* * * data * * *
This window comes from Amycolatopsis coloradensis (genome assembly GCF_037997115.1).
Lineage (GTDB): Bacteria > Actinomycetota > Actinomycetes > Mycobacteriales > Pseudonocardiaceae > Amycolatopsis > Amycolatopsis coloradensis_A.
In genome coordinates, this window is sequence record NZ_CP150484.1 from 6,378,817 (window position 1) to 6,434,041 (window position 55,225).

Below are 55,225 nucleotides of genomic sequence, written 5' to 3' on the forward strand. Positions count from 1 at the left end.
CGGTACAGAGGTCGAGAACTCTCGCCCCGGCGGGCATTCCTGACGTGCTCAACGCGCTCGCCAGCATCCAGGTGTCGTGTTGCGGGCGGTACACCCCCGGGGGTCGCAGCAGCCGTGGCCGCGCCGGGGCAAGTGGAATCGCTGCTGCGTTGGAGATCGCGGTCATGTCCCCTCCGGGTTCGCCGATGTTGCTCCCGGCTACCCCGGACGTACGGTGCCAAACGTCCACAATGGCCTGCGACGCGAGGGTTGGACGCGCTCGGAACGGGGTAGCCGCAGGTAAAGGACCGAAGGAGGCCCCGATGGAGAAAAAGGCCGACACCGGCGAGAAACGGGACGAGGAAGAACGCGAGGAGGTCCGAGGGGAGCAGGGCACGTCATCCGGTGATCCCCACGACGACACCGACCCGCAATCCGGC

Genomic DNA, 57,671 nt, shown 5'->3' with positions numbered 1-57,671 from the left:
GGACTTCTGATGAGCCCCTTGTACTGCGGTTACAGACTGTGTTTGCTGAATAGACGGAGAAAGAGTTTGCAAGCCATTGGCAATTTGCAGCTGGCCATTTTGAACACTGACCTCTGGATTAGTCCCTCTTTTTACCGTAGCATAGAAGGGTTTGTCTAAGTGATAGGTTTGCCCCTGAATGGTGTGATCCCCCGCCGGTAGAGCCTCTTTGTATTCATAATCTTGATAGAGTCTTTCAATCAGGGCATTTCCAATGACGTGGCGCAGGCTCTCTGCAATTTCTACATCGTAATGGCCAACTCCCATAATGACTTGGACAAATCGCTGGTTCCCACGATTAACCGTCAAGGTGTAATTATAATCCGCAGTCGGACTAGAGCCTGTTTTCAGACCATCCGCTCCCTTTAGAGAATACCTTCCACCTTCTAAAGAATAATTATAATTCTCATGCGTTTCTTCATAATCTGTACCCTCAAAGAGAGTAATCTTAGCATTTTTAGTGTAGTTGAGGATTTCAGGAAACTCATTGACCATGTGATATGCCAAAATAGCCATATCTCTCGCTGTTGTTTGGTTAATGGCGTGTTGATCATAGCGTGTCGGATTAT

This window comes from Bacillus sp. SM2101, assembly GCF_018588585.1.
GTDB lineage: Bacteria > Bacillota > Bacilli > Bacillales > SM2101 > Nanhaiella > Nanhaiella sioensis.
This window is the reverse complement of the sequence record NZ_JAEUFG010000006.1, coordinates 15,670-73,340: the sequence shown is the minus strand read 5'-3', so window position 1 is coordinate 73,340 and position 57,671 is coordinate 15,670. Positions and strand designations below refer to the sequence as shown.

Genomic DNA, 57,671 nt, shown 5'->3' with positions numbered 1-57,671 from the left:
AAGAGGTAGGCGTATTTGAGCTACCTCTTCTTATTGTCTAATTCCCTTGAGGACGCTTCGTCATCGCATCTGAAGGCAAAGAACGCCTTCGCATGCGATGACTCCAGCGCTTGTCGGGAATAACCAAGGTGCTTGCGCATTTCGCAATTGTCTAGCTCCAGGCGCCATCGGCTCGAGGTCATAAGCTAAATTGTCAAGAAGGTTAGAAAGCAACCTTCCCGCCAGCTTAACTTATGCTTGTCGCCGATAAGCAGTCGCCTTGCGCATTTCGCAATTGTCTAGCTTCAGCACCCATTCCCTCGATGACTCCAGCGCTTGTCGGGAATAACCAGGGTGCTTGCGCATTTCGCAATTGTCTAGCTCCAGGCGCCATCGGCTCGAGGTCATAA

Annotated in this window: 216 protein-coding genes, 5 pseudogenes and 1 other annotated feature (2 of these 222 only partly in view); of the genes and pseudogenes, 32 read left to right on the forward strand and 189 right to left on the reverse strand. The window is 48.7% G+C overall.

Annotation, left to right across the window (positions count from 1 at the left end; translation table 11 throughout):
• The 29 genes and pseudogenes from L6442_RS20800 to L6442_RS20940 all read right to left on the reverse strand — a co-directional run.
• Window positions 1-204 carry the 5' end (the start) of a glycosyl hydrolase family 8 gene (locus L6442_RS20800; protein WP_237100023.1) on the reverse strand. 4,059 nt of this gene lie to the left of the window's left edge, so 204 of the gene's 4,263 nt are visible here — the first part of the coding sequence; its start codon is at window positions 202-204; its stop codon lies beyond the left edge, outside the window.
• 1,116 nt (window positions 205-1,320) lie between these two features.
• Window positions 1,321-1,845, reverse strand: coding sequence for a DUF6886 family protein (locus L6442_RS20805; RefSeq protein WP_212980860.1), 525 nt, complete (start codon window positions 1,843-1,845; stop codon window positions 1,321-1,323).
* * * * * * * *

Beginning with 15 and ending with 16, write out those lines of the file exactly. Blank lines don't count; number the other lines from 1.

• The 29 genes and pseudogenes from L6442_RS20800 to L6442_RS20940 all read right to left on the reverse strand — a co-directional run.
• Window positions 1-204 carry the 5' end (the start) of a glycosyl hydrolase family 8 gene (locus L6442_RS20800; protein WP_237100023.1) on the reverse strand. 4,059 nt of this gene lie to the left of the window's left edge, so 204 of the gene's 4,263 nt are visible here — the first part of the coding sequence; its start codon is at window positions 202-204; its stop codon lies beyond the left edge, outside the window.